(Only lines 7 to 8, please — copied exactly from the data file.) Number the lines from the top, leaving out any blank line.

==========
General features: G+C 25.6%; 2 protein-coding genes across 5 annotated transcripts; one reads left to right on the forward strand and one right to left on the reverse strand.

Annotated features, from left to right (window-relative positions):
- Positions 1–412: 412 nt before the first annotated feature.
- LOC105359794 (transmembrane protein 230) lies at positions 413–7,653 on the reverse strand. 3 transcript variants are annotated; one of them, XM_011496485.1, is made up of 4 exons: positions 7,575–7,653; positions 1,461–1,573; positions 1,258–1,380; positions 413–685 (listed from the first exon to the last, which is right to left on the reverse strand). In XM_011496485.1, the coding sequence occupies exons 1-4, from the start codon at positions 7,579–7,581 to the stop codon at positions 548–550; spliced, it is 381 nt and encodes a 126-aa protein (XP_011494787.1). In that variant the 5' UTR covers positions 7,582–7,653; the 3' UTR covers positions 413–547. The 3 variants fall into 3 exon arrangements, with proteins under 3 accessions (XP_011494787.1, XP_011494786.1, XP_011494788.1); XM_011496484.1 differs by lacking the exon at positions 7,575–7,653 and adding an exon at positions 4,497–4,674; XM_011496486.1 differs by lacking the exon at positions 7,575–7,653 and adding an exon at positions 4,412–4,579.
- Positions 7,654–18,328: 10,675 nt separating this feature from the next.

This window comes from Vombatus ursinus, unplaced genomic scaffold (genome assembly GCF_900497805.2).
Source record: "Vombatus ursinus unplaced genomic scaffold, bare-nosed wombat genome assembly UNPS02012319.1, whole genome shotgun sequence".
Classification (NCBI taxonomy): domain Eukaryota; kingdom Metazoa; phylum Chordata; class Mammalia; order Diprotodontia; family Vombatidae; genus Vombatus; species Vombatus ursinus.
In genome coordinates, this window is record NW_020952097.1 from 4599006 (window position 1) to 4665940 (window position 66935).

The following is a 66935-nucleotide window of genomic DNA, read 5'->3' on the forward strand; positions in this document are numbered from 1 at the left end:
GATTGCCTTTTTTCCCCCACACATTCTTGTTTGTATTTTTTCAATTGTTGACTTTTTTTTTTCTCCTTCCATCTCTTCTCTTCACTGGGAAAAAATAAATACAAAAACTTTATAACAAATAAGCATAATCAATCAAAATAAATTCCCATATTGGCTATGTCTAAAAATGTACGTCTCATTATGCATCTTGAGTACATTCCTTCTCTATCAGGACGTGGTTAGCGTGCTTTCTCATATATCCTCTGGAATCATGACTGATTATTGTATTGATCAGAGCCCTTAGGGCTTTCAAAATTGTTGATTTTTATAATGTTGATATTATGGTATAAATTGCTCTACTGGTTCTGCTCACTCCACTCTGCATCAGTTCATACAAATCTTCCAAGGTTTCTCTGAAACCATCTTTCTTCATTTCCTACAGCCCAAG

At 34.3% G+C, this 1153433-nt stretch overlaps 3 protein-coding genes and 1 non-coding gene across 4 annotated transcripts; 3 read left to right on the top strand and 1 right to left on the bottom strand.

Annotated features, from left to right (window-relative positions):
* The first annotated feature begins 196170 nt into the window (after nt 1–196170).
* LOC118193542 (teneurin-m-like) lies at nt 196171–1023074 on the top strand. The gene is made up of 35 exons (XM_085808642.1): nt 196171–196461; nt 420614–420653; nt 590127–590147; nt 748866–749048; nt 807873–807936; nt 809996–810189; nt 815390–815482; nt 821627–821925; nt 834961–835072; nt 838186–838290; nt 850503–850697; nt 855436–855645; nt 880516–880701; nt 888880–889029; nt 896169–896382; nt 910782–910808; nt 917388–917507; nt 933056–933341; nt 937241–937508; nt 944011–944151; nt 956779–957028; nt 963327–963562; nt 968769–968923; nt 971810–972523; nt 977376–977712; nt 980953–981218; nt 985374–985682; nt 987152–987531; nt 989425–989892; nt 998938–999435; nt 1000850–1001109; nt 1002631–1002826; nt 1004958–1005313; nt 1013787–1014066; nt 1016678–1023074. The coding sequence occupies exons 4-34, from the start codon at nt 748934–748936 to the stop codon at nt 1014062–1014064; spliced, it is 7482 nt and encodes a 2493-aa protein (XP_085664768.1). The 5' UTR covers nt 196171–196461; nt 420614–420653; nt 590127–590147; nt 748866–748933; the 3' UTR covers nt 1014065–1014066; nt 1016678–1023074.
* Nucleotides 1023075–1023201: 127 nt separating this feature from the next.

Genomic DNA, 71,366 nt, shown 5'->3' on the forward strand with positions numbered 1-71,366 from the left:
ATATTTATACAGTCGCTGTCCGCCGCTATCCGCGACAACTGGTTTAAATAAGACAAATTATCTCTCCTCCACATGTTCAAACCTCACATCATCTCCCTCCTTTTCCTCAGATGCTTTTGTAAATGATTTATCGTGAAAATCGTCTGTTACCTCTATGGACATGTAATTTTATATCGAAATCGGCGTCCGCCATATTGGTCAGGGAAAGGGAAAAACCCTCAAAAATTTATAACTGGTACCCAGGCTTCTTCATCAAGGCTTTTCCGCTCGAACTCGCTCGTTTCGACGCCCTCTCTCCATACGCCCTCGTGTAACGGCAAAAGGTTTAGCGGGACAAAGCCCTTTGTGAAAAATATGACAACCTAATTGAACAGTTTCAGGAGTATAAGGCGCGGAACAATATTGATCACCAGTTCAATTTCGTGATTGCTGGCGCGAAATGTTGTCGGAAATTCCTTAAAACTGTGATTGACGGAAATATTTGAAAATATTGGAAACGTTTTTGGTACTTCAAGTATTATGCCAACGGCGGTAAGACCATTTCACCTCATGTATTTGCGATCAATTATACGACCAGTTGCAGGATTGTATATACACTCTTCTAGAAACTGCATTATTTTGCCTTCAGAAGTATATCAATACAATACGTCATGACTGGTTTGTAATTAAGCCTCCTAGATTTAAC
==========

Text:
Source record: "Vombatus ursinus unplaced genomic scaffold, bare-nosed wombat genome assembly UNPS02012319.1, whole genome shotgun sequence".
Classification (NCBI taxonomy): domain Eukaryota; kingdom Metazoa; phylum Chordata; class Mammalia; order Diprotodontia; family Vombatidae; genus Vombatus; species Vombatus ursinus.